The program will be rolled out to over 1,700 Atlas appointed agents in California and another 4,000 agents in the other states with legal cannabis operations. (Photo: Shutterstock)

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Cannabis' place in U.S. society — and the question of itslegality — has been debated since the beginning of the20th century.  The movement to prohibitcannabis hit its high watermark in 1970 when President RichardNixon signed the Controlled Substances Act into federal law, whichdesignated cannabis as a Schedule I drug and made its possession,distribution and sale a punishable offense. Since that time,however, the pendulum has swung aggressively in the otherdirection.

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With the successful passage of ballot initiatives in Michigan,Missouri, and Utah in November's midterm elections, cannabis is nowlegal for medical use in 32 states and Washington, D.C., andavailable for recreational use in 10 states and Washington,D.C.

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Attitudes toward the substance have shifted dramatically sincein 1969, when only 12% of Americans supported the legal use ofcannabis. Shortly thereafter, cannabis became outlawednationwide.

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Despite all of this, cannabis, which is the scientific term formarijuana, remains illegal under federal law.  This facthas created a complex legal landscape that property & casualtyinsurers are now being forced to navigate.

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Related: Marijuana use could be jeopardizing safety on theroads, survey finds

P&C industry concerns

Consider the potential criminal and civil exposures resultingfrom marijuana's legal status under federal law, which extends wellbeyond those individuals or businesses directly involved in thecannabis supply chain. In addition to violating the ControlledSubstances Act, doing business with any part of the cannabisindustry can run afoul of several federal laws including theBanking Secrecy Act/Anti-Money Laundering Law, and the RacketeerInfluenced and Corrupt Organizations Act.

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For example, banks and insurers providing services toenterprises involved in the cannabis industry could find themselvesheld criminally liable or civilly liable for allegedly causing harmto others by aiding the operation of the business.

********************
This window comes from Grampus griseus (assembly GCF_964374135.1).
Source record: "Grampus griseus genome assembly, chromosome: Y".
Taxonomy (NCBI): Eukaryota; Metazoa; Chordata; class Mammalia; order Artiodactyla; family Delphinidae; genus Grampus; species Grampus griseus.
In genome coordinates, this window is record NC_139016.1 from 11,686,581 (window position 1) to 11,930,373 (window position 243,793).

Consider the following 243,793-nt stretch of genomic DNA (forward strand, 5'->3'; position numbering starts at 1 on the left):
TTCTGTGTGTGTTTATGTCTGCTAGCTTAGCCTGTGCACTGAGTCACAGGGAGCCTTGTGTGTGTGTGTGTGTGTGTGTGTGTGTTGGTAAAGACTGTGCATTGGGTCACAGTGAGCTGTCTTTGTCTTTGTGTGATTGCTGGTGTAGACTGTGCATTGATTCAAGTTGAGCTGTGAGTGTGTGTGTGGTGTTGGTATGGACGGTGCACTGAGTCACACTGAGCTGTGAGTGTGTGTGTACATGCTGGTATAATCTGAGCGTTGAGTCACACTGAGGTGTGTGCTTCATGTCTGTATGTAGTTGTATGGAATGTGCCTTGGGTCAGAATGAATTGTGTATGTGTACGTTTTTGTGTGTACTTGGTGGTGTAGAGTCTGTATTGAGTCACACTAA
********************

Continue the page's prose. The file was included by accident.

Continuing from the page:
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Writers of homeowners', auto, commercial property, workers'compensation, and many other lines of insurance have faceddifficult questions about their role and relationship with suchcannabis business entities as growers, manufacturers, retailers andconsumers. Sometimes, this relationship has been unbeknownst to theinsurer. In these cases, insurance companies that do not have apolicy of reimbursing the cost of medical marijuana or that justbecame aware of the presence of cannabis at a home or commercialproperty have been taken to court over their denial of claims forlost, damaged, stolen, or "non-covered" medical cannabis.

Evolving legal precedent

Depending on the state and presiding judge, the courts have beenunpredictable in their decisions, sometimes favoring the insuranceprovider and other times favoring the claimant. In most cases,insurance companies have cited that the CSA preempts state lawsthat permit medical marijuana or adult use. Other courts have insome instances have ruled that the state law is the controllingstatute.

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Consider another potential issue in which stakeholders along thecannabis supply chain cannot find coverage in the private marketand resort to the state's residual market mechanism, which in manycases is an assigned risk pool.  If a company is requiredto offer coverage to a "canna-business" through a residual marketmechanism, this will put the company between the proverbial rockand hard place, facing a serious and fundamental conflict betweenstate and federal laws.